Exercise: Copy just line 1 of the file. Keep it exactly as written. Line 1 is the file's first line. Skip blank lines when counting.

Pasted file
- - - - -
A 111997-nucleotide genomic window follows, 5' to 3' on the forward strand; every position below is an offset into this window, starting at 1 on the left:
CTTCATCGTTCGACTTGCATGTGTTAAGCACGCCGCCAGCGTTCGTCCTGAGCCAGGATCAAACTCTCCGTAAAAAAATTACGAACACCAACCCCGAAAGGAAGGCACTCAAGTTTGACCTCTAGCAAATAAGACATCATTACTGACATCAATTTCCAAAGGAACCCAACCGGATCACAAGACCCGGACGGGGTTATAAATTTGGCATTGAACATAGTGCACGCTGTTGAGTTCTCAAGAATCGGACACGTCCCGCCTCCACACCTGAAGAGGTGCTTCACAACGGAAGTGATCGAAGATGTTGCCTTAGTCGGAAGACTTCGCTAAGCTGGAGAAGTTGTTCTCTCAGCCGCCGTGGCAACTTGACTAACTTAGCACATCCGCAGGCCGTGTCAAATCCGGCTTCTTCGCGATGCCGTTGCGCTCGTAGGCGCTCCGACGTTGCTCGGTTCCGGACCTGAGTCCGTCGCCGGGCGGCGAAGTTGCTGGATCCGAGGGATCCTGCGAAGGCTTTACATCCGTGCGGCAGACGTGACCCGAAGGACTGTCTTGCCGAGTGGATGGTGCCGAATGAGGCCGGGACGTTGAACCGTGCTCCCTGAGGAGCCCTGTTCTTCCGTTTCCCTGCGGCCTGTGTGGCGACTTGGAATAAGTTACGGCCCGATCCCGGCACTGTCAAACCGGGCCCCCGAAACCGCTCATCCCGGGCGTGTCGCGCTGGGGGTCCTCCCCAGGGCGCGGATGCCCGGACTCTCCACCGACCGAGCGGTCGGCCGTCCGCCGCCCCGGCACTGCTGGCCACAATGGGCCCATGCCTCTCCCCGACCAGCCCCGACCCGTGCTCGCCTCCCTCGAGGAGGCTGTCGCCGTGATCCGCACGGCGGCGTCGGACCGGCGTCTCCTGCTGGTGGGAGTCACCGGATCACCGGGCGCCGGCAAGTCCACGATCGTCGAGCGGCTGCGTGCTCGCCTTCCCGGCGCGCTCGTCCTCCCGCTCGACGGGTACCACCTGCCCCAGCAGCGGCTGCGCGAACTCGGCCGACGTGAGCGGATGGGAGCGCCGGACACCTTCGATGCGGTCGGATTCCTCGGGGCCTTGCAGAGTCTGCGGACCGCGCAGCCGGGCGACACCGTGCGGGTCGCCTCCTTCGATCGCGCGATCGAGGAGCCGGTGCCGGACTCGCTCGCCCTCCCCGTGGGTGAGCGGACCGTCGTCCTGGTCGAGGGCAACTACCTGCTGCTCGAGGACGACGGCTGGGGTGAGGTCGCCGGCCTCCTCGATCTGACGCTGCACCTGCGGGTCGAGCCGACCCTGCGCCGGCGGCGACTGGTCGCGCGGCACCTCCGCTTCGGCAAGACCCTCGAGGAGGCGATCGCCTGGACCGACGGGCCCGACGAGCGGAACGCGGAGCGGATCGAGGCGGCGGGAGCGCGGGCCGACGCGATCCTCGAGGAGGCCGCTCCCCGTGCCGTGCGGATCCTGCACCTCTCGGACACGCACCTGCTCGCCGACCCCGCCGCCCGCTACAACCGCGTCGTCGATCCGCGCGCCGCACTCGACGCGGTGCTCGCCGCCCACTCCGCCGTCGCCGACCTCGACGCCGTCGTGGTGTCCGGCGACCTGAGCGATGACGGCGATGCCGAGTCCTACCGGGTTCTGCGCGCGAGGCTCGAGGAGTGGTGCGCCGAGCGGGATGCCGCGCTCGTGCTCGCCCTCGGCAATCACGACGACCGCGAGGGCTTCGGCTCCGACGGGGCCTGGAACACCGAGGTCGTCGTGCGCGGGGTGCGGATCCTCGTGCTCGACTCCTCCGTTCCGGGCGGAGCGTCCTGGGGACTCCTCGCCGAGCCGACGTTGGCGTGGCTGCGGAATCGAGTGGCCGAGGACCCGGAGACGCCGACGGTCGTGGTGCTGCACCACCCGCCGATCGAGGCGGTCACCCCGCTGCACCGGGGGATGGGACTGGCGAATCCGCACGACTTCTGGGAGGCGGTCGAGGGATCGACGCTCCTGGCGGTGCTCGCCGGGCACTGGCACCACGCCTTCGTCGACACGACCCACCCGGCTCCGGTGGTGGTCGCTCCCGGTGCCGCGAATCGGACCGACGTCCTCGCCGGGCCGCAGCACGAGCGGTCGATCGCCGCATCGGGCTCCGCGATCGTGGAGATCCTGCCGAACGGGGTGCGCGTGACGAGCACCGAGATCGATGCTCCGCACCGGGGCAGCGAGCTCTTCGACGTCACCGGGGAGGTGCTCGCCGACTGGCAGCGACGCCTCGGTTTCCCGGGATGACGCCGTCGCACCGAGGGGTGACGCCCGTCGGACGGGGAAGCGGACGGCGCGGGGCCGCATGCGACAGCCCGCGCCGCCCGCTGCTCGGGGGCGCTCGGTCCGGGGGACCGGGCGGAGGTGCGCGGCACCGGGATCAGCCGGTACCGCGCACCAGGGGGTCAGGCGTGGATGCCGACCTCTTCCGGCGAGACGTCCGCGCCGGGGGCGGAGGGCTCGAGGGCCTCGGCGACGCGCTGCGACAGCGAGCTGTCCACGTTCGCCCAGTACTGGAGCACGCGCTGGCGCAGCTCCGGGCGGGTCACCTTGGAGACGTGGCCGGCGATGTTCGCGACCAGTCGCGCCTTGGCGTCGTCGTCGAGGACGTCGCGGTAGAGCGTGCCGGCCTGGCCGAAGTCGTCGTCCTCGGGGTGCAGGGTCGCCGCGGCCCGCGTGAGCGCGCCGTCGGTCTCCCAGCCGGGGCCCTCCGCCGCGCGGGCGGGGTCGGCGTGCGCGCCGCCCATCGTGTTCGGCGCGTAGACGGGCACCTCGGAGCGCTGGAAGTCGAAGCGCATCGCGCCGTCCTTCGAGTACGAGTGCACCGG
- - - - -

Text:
A 111997-nucleotide genomic window follows, 5' to 3' on the forward strand; every position below is an offset into this window, starting at 1 on the left: